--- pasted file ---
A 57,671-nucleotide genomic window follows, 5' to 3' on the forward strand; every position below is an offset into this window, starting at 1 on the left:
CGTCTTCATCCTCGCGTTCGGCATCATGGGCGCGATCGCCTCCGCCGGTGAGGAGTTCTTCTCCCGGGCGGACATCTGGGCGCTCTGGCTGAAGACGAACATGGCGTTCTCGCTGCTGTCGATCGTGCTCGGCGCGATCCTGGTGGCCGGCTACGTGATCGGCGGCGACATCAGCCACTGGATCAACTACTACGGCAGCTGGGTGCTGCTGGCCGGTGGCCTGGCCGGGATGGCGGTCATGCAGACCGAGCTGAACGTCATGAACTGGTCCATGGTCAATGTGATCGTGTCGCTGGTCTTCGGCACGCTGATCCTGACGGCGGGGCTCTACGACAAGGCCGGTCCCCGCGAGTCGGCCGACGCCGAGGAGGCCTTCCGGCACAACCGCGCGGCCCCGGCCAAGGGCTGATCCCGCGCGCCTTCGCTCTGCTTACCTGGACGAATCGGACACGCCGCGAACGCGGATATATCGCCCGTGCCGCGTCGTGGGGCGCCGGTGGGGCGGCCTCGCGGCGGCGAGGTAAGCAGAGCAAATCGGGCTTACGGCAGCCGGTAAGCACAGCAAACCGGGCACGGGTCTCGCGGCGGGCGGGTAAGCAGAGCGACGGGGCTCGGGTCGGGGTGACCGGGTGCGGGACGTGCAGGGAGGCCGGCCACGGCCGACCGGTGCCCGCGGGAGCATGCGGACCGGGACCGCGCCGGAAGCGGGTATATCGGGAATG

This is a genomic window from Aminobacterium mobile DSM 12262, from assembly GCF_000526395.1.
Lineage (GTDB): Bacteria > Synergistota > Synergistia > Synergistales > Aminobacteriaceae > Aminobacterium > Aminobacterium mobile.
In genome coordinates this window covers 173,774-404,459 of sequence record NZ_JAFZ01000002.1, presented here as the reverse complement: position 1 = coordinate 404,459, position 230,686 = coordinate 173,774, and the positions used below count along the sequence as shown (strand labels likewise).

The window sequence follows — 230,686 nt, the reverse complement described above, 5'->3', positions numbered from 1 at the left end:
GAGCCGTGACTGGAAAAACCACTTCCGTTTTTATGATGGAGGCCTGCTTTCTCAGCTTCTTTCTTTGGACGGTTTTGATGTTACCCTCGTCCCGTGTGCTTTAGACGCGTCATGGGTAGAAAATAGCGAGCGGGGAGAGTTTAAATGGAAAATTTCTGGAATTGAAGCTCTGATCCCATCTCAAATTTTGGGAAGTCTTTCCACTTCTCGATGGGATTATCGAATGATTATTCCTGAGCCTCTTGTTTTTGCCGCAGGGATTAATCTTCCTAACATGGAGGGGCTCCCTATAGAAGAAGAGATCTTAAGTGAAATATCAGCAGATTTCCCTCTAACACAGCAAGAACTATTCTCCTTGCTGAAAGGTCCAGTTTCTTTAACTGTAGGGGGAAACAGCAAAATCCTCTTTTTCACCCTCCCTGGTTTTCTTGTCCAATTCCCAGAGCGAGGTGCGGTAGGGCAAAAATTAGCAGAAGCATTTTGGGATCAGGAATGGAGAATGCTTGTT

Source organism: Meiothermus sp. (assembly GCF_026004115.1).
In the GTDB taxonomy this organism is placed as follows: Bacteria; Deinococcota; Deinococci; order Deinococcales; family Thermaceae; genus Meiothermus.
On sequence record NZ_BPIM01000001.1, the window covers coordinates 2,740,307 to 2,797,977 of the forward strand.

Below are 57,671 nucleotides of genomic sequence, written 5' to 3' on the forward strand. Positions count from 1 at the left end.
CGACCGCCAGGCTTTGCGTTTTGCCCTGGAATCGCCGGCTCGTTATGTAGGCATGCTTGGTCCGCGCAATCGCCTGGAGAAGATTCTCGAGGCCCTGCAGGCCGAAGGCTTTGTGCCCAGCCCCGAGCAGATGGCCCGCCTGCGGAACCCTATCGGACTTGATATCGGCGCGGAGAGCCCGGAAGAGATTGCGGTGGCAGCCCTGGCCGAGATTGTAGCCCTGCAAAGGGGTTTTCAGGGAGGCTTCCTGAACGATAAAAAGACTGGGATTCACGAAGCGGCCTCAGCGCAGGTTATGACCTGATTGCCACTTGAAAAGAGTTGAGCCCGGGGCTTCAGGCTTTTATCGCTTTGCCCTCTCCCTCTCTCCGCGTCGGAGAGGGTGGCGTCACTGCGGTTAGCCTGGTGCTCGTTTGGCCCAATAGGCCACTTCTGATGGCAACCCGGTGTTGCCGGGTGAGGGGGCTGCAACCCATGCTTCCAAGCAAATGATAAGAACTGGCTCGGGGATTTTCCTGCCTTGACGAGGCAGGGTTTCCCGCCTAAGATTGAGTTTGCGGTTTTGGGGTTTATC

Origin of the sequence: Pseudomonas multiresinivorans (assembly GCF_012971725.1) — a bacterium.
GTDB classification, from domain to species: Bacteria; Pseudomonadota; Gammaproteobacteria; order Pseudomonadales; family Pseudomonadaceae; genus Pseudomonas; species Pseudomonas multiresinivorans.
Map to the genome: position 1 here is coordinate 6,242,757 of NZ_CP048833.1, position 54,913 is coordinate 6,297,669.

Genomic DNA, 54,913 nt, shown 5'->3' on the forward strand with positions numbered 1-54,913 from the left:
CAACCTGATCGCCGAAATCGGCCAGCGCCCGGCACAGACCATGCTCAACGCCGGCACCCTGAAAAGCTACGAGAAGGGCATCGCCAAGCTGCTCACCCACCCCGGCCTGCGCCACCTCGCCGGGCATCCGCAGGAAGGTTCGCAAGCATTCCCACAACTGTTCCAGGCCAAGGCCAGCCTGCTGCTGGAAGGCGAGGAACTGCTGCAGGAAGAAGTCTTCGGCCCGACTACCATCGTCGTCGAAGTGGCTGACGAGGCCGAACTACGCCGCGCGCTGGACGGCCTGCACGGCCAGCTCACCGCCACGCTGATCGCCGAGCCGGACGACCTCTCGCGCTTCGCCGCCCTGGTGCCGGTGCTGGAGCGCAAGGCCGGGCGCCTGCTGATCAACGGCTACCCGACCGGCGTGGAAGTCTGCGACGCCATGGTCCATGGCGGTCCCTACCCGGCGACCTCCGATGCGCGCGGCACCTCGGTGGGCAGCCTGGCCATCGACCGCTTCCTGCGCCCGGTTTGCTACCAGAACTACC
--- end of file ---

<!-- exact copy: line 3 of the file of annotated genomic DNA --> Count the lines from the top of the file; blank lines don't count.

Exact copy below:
This is a genomic window from Aminobacterium mobile DSM 12262, from assembly GCF_000526395.1.